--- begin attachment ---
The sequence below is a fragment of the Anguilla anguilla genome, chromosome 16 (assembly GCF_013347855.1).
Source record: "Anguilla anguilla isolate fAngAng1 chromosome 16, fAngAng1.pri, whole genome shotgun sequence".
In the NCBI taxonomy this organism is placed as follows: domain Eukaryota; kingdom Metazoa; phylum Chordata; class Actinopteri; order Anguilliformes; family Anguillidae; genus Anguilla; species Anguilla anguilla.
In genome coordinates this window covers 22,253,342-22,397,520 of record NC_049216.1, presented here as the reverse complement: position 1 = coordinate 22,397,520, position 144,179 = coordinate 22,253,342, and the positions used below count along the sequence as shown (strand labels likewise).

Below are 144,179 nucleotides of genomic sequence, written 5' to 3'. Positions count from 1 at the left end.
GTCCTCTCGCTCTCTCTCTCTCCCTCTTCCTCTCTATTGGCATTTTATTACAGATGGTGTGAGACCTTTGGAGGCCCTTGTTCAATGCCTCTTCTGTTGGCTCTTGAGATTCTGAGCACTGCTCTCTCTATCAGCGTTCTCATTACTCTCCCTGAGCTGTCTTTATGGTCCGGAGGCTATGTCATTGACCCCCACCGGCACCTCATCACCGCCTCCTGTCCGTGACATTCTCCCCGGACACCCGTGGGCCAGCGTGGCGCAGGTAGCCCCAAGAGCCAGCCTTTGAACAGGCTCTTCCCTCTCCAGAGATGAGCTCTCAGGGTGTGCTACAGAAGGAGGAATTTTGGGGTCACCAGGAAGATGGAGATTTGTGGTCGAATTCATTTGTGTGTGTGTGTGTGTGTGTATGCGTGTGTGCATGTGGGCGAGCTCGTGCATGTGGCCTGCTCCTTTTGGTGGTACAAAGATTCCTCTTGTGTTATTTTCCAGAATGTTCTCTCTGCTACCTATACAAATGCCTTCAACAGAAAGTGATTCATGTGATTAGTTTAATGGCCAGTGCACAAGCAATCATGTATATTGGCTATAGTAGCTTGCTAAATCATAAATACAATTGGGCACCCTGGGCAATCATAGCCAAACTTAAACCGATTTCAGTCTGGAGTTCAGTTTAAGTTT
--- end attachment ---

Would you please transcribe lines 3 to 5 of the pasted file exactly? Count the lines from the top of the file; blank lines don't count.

In the NCBI taxonomy this organism is placed as follows: domain Eukaryota; kingdom Metazoa; phylum Chordata; class Actinopteri; order Anguilliformes; family Anguillidae; genus Anguilla; species Anguilla anguilla.
In genome coordinates this window covers 22,253,342-22,397,520 of record NC_049216.1, presented here as the reverse complement: position 1 = coordinate 22,397,520, position 144,179 = coordinate 22,253,342, and the positions used below count along the sequence as shown (strand labels likewise).

Below are 144,179 nucleotides of genomic sequence, written 5' to 3'. Positions count from 1 at the left end.